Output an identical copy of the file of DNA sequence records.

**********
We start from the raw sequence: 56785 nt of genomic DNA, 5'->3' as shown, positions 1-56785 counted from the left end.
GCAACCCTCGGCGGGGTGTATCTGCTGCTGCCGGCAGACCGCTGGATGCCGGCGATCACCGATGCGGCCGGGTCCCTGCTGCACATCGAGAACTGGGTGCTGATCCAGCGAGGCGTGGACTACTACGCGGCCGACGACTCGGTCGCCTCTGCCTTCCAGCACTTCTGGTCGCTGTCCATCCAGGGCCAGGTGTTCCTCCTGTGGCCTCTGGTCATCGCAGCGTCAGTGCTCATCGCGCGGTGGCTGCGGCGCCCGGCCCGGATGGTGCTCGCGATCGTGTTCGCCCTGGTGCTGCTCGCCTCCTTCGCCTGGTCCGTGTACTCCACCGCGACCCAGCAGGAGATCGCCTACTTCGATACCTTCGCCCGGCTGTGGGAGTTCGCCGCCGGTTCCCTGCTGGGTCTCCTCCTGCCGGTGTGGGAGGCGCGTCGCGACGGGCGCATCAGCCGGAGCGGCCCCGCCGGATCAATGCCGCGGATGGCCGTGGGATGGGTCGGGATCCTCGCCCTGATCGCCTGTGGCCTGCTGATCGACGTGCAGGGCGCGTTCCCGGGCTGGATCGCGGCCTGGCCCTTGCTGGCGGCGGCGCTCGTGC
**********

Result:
We start from the raw sequence: 56785 nt of genomic DNA, 5'->3' as shown, positions 1-56785 counted from the left end.
GCAACCCTCGGCGGGGTGTATCTGCTGCTGCCGGCAGACCGCTGGATGCCGGCGATCACCGATGCGGCCGGGTCCCTGCTGCACATCGAGAACTGGGTGCTGATCCAGCGAGGCGTGGACTACTACGCGGCCGACGACTCGGTCGCCTCTGCCTTCCAGCACTTCTGGTCGCTGTCCATCCAGGGCCAGGTGTTCCTCCTGTGGCCTCTGGTCATCGCAGCGTCAGTGCTCATCGCGCGGTGGCTGCGGCGCCCGGCCCGGATGGTGCTCGCGATCGTGTTCGCCCTGGTGCTGCTCGCCTCCTTCGCCTGGTCCGTGTACTCCACCGCGACCCAGCAGGAGATCGCCTACTTCGATACCTTCGCCCGGCTGTGGGAGTTCGCCGCCGGTTCCCTGCTGGGTCTCCTCCTGCCGGTGTGGGAGGCGCGTCGCGACGGGCGCATCAGCCGGAGCGGCCCCGCCGGATCAATGCCGCGGATGGCCGTGGGATGGGTCGGGATCCTCGCCCTGATCGCCTGTGGCCTGCTGATCGACGTGCAGGGCGCGTTCCCGGGCTGGATCGCGGCCTGGCCCTTGCTGGCGGCGGCGCTCGTGC